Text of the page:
BACKGROUND OF THE INVENTION
The present invention relates to a high voltage, high capacity rechargeable electrochemical battery cell which comprises a positive electrode, a negative electrode, and an interposed separator with an electrolyte comprising, during operation of the cell, a pair of different mobile cation species which individually participate in redox activity at the respective electrodes. More particularly, the invention relates to the preparation and use of a rechargeable battery cell comprising an electrode material which participates predominantly, during cycling of the cell, in a redox reaction with the first of a pair of cation species, of which one is polyvalent, present in the cell electrolyte while the second of the cation species reacts predominantly at the opposite electrode of the cell. These contemporary redox reactions enable multiple electron per ion transfer during cell operation with a resulting significant increase in cell capacity without loss of high voltage output.
The present market for compact, light-weight rechargeable batteries is served in great measure by lithium intercalation batteries, particularly Li-ion cells, which, by virtue of the light weight of the lithium electrode and electrolyte component materials, provide a significant level of specific capacity, i.e., the amount of energy per unit of cell weight that can be stored and transferred from a cell. The high reactivity of lithium yields an additional benefit in providing an exceptionally low electrical potential in an incorporating negative cell electrode, which may comprise lithium metal or alloy, or a lithium-intercalating material. As a further advantage, a wide variety of metal oxide, sulfide, or fluoride materials are available which react with lithium at high electrical potential, thereby enabling their use as positive electrode components in resulting high-voltage battery cells.
The advantageous composite effect of the light weight and high voltage operation of Li-ion cells on the resultant specific energy density of these rechargeable batteries is marred, however, by the limitation that the mobile lithium cation upon which cell operation depends is monovalent and therefore capable of accounting for the operative transfer of only a single electron per available Li+ ion.
Considering the dependence of cell capacity upon the valence of the charge transfer ion, an alternative means of increasing the capacity of an electrochemical cell would logically appear to involve the use of polyvalent reactive components. Such an approach has been considered, as in U.S. Pat. No. 5,601,949; however, the substitution of polyvalent cations for the monovalent lithium in an attempt to achieve higher capacity intercalation battery cells has met with little actual success. The failure of such cells appears to be attributable to a number of causes, not the least of which is the significantly greater size of the polyvalent ion which prevents effective intercalation into negative electrode compositions, such as the graphite or other carbonaceous materials proposed in that patent specification.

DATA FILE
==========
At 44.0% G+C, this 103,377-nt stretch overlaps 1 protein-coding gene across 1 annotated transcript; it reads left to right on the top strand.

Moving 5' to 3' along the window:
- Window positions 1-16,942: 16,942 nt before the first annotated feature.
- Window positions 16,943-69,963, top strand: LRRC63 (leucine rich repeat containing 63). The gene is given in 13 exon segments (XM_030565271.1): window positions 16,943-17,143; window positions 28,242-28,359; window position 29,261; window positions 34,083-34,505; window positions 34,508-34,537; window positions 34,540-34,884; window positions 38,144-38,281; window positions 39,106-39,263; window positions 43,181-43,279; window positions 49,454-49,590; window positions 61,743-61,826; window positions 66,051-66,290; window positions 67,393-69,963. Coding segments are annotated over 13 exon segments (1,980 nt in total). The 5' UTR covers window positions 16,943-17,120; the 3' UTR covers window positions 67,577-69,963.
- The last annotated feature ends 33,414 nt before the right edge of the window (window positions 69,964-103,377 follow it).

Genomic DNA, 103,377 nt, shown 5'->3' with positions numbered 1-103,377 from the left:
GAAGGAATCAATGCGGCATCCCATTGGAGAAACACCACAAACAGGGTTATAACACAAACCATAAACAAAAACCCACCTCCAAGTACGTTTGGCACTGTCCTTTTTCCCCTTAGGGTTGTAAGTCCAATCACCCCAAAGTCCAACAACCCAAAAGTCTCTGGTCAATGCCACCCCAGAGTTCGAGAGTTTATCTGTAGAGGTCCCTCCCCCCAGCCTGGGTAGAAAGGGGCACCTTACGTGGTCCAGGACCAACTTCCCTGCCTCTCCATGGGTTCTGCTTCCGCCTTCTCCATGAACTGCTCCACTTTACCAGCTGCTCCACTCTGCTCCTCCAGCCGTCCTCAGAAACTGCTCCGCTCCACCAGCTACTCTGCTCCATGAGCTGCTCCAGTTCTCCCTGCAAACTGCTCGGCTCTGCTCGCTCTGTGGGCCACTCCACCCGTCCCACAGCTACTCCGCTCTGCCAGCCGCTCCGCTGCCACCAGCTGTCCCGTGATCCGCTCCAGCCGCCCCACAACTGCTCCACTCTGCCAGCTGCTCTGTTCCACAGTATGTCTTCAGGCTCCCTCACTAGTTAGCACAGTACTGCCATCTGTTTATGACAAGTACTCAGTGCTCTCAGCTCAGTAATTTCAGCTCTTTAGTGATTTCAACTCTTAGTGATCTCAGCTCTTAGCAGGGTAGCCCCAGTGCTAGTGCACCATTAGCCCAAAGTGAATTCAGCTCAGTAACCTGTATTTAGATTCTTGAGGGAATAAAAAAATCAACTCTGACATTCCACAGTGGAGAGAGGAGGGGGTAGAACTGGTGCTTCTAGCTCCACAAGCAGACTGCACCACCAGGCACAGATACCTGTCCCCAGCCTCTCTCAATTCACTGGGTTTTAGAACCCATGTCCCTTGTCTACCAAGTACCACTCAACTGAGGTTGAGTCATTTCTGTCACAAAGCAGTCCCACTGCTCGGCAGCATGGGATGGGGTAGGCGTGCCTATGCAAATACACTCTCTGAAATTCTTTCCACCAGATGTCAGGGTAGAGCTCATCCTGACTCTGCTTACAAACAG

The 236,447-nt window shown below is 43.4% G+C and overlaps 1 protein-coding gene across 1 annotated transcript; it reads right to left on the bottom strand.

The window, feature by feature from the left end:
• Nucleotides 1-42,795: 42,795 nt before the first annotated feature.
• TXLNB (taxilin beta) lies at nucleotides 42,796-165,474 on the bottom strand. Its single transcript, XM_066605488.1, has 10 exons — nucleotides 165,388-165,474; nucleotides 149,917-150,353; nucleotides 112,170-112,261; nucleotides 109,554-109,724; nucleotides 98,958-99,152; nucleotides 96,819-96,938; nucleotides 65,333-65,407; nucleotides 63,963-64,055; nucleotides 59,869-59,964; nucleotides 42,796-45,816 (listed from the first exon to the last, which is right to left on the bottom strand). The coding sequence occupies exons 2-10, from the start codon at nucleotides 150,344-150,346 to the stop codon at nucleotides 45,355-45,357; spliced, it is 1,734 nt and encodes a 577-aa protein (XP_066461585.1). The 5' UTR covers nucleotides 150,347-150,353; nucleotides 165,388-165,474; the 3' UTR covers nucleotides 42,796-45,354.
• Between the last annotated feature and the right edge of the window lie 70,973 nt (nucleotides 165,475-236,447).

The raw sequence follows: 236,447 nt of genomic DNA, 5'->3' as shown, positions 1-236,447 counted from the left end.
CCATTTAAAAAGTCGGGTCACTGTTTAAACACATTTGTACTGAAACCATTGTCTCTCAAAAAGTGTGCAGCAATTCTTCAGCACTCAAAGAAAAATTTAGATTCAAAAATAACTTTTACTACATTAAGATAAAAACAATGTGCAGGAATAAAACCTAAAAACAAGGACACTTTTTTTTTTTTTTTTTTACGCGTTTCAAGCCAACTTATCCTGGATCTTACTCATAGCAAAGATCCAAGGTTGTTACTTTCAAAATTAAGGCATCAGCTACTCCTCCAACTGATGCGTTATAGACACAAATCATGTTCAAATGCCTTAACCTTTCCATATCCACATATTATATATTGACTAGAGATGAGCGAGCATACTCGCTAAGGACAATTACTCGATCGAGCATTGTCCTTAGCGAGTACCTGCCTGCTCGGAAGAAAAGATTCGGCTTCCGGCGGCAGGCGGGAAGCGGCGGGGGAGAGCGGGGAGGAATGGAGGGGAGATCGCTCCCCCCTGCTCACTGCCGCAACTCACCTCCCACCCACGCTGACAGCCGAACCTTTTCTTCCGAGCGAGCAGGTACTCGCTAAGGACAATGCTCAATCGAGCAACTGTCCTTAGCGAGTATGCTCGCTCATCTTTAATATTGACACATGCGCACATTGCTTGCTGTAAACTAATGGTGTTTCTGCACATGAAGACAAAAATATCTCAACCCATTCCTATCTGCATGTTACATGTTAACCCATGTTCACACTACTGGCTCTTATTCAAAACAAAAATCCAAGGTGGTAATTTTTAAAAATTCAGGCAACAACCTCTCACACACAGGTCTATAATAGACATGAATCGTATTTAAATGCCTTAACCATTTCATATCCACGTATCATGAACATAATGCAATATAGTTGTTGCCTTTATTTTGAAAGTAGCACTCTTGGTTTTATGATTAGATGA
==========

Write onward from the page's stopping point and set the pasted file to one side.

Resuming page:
An additional deterrent to the effective operation of a polyvalent ion cell is the passivation layer of reaction materials, referred to as a solid/electrolyte interface (SEI), typically of reduction byproducts, e.g., electrolyte cation oxides, fluorides, carbonates, and the like, which form at the surface of the negative cell electrode during the first cycle charging period. While Li+ ions of a common Li-ion intercalation cell are able to diffuse through the SEI layer in order to contact and be reduced at the negative electrode, polyvalent cations cannot diffuse in this manner and are significantly deterred from participating in the essential redox reaction at the negative electrode. Although some reduction of the polyvalent cation may transpire, the reaction occurs at the invariably higher potential of the passivation layer reaction products, thus decreasing the potential difference between the electrodes with a resulting decrease in the operating cell voltage.